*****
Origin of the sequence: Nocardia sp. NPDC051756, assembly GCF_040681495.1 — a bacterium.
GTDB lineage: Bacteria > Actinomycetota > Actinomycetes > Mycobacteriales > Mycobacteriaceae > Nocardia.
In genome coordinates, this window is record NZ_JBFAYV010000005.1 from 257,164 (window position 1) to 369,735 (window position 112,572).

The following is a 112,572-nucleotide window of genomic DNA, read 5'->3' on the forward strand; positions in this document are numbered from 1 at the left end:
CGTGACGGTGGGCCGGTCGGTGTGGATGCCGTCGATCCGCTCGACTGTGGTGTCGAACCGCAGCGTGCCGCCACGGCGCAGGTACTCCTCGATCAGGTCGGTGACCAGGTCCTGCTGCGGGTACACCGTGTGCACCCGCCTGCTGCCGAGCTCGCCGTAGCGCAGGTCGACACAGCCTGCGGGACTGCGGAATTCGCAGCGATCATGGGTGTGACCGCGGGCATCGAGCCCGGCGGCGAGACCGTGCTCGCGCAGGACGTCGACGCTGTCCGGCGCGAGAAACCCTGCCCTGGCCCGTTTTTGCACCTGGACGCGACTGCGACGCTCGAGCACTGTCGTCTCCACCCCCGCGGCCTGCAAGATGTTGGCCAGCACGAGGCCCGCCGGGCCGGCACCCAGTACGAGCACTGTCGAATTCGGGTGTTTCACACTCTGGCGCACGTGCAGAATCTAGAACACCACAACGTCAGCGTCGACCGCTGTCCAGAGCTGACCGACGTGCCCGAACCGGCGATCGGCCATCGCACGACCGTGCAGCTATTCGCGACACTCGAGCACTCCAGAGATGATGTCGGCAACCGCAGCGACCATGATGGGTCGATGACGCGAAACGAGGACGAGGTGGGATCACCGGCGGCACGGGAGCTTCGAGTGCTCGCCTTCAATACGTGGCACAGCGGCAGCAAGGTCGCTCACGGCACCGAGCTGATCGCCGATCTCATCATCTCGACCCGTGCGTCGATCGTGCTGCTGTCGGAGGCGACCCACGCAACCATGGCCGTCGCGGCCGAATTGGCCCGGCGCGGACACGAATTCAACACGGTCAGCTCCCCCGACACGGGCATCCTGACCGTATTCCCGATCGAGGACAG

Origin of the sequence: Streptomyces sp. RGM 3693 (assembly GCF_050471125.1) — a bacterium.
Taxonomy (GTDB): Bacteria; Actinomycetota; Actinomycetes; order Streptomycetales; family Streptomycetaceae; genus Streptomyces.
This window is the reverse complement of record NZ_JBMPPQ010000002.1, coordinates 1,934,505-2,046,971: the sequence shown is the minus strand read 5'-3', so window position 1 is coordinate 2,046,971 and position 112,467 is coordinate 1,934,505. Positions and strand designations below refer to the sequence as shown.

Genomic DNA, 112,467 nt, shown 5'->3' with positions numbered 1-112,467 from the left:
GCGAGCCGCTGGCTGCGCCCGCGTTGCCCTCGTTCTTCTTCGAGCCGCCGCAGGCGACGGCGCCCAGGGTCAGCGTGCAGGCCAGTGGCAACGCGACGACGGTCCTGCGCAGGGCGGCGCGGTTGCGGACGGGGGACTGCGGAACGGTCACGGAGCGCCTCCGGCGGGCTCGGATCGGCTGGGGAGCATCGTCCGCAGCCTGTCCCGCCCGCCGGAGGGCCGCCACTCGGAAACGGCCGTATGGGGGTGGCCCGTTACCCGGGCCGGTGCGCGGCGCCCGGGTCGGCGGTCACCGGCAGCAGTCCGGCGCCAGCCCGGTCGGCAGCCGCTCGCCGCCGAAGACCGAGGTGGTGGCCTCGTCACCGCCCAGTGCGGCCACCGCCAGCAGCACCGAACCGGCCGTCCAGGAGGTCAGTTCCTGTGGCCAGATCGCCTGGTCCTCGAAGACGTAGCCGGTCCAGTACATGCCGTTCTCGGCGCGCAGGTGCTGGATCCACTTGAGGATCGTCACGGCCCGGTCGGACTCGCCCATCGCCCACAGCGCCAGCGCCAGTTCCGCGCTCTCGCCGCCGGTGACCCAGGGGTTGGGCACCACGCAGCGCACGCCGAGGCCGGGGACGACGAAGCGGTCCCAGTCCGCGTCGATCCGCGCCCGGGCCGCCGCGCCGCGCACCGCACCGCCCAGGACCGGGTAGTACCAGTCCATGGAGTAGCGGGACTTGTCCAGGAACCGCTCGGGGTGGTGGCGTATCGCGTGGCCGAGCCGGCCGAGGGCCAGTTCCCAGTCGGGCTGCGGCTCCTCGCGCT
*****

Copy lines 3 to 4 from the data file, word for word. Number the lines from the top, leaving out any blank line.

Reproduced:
In genome coordinates, this window is record NZ_JBFAYV010000005.1 from 257,164 (window position 1) to 369,735 (window position 112,572).

The following is a 112,572-nucleotide window of genomic DNA, read 5'->3' on the forward strand; positions in this document are numbered from 1 at the left end: